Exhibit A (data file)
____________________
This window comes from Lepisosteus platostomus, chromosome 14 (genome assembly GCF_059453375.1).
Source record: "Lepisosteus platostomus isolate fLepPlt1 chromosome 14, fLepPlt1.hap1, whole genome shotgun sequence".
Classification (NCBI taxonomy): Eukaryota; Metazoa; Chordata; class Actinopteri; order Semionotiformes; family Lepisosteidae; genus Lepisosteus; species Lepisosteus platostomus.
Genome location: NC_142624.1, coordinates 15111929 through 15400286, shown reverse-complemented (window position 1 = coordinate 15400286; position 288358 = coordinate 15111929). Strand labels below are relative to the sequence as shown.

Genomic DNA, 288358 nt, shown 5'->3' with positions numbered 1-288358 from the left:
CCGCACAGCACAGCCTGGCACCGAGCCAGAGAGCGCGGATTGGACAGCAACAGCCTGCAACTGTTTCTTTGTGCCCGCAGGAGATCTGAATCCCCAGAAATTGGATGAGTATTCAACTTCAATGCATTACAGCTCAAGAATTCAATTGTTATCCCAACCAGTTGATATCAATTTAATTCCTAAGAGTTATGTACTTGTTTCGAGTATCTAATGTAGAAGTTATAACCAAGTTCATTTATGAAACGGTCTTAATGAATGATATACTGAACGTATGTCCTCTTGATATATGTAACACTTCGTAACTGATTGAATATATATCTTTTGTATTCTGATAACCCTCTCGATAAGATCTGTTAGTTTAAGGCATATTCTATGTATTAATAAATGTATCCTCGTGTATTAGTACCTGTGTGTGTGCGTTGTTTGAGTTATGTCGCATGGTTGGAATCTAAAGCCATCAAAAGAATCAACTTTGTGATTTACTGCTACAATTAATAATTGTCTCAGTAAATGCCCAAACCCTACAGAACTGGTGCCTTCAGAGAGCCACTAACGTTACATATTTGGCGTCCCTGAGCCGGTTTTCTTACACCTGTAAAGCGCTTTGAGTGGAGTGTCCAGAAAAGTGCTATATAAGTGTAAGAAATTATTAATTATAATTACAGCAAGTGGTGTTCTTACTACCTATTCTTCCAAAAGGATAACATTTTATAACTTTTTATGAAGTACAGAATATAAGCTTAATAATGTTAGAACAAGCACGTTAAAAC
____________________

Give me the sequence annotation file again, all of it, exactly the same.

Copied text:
This window comes from Lepisosteus platostomus, chromosome 14 (genome assembly GCF_059453375.1).
Source record: "Lepisosteus platostomus isolate fLepPlt1 chromosome 14, fLepPlt1.hap1, whole genome shotgun sequence".
Classification (NCBI taxonomy): Eukaryota; Metazoa; Chordata; class Actinopteri; order Semionotiformes; family Lepisosteidae; genus Lepisosteus; species Lepisosteus platostomus.
Genome location: NC_142624.1, coordinates 15111929 through 15400286, shown reverse-complemented (window position 1 = coordinate 15400286; position 288358 = coordinate 15111929). Strand labels below are relative to the sequence as shown.

Genomic DNA, 288358 nt, shown 5'->3' with positions numbered 1-288358 from the left:
CCGCACAGCACAGCCTGGCACCGAGCCAGAGAGCGCGGATTGGACAGCAACAGCCTGCAACTGTTTCTTTGTGCCCGCAGGAGATCTGAATCCCCAGAAATTGGATGAGTATTCAACTTCAATGCATTACAGCTCAAGAATTCAATTGTTATCCCAACCAGTTGATATCAATTTAATTCCTAAGAGTTATGTACTTGTTTCGAGTATCTAATGTAGAAGTTATAACCAAGTTCATTTATGAAACGGTCTTAATGAATGATATACTGAACGTATGTCCTCTTGATATATGTAACACTTCGTAACTGATTGAATATATATCTTTTGTATTCTGATAACCCTCTCGATAAGATCTGTTAGTTTAAGGCATATTCTATGTATTAATAAATGTATCCTCGTGTATTAGTACCTGTGTGTGTGCGTTGTTTGAGTTATGTCGCATGGTTGGAATCTAAAGCCATCAAAAGAATCAACTTTGTGATTTACTGCTACAATTAATAATTGTCTCAGTAAATGCCCAAACCCTACAGAACTGGTGCCTTCAGAGAGCCACTAACGTTACATATTTGGCGTCCCTGAGCCGGTTTTCTTACACCTGTAAAGCGCTTTGAGTGGAGTGTCCAGAAAAGTGCTATATAAGTGTAAGAAATTATTAATTATAATTACAGCAAGTGGTGTTCTTACTACCTATTCTTCCAAAAGGATAACATTTTATAACTTTTTATGAAGTACAGAATATAAGCTTAATAATGTTAGAACAAGCACGTTAAAAC